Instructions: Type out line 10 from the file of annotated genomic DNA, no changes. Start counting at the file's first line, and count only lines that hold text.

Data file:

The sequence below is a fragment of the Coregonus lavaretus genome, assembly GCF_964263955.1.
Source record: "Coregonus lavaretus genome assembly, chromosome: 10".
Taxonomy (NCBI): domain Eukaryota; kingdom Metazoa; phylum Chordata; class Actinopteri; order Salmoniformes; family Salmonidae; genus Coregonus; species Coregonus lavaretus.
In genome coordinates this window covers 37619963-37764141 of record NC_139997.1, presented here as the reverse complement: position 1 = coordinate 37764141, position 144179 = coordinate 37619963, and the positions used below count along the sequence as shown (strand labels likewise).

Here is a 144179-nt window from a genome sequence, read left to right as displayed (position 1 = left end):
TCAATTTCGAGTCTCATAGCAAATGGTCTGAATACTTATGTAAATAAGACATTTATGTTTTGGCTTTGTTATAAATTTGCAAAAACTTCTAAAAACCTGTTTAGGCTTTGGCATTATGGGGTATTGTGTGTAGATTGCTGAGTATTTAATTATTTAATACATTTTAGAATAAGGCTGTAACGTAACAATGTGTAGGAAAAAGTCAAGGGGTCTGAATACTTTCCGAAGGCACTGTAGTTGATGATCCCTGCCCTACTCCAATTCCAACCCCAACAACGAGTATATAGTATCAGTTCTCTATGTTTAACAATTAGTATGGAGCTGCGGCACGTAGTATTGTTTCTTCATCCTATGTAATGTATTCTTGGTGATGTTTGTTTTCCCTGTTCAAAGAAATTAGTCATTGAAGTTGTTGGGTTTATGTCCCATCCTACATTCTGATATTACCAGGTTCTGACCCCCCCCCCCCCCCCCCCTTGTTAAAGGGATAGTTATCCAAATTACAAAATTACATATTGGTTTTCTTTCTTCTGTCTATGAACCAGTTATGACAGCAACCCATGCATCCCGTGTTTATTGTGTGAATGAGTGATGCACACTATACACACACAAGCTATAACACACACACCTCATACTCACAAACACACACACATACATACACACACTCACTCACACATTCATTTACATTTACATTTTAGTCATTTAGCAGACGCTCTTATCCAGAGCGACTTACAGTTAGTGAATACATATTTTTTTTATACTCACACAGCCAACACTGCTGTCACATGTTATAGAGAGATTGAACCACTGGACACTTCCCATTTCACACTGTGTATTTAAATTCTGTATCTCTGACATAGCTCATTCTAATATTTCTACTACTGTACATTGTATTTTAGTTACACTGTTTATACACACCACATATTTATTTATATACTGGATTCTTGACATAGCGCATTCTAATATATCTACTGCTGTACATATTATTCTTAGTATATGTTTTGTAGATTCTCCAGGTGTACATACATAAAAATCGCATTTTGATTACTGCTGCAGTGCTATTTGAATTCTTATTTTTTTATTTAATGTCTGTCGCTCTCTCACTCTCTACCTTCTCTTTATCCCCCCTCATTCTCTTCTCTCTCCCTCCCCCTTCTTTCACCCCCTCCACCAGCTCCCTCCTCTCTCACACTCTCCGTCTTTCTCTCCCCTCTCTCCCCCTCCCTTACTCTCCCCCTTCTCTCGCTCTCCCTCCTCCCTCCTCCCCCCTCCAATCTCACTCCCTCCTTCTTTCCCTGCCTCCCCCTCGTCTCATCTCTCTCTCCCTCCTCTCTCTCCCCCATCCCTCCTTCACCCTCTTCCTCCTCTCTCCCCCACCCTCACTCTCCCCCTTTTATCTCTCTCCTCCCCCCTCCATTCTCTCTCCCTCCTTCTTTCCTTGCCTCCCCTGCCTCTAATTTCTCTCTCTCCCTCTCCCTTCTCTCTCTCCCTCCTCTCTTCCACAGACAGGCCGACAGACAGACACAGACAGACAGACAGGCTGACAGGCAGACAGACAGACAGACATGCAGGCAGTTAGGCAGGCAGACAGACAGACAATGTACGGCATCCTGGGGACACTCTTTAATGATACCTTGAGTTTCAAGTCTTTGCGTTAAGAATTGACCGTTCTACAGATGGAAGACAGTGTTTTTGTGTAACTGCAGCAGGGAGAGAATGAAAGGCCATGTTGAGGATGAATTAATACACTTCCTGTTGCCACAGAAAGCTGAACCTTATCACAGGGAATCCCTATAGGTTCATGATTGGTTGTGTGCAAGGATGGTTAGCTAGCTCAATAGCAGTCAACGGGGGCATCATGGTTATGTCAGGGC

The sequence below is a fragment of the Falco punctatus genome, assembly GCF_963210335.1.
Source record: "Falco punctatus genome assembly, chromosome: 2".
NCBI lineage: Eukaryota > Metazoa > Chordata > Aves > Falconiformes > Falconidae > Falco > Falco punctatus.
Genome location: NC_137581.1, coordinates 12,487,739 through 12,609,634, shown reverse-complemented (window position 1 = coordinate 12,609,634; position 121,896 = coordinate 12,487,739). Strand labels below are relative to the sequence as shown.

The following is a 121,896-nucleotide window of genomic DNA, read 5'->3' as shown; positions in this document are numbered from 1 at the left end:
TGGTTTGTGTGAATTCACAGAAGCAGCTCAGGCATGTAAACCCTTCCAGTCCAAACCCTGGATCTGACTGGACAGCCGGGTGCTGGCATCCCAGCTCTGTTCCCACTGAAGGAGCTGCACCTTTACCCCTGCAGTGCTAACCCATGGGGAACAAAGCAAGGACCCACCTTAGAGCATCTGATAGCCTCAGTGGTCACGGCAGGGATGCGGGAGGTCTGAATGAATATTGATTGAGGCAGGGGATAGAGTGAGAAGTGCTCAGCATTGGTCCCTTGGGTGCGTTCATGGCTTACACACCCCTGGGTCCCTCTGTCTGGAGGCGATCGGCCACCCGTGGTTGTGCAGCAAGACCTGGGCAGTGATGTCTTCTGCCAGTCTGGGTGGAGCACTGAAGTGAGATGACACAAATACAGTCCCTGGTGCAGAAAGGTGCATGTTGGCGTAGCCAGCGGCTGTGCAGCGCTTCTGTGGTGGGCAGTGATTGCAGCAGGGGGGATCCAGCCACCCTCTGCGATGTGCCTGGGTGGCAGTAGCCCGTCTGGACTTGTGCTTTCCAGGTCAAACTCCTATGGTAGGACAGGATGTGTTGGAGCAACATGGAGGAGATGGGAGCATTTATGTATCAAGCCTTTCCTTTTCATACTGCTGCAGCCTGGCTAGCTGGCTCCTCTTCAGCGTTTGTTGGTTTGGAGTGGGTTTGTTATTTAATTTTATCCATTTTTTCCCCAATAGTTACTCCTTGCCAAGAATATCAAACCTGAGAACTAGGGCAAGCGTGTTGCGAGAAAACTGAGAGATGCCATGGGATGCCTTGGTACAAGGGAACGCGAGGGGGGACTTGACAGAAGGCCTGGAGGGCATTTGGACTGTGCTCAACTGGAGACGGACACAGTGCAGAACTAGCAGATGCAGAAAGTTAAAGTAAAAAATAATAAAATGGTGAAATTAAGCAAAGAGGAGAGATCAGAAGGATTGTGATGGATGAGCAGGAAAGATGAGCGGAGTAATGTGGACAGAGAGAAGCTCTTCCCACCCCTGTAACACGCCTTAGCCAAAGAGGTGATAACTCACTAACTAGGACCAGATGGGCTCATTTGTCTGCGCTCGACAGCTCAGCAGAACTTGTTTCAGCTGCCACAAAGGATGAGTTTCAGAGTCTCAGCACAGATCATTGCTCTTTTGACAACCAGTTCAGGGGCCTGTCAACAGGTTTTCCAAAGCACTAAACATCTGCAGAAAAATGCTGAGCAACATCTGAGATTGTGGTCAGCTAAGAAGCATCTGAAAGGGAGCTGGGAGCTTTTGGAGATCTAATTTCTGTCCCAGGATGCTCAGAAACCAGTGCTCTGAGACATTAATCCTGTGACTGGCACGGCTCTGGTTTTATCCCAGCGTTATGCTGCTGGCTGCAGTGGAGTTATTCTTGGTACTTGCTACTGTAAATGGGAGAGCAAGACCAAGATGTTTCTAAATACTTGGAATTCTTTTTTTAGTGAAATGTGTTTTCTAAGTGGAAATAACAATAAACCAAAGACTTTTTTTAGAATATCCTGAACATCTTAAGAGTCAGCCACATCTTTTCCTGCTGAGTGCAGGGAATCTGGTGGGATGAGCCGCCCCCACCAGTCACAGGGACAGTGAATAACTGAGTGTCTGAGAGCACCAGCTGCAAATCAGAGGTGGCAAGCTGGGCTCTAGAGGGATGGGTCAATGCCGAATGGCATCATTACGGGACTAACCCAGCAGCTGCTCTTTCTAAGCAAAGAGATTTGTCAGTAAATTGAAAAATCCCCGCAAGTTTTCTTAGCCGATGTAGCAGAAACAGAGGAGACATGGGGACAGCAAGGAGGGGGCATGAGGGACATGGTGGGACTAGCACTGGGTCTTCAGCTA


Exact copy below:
Genome location: NC_137581.1, coordinates 12,487,739 through 12,609,634, shown reverse-complemented (window position 1 = coordinate 12,609,634; position 121,896 = coordinate 12,487,739). Strand labels below are relative to the sequence as shown.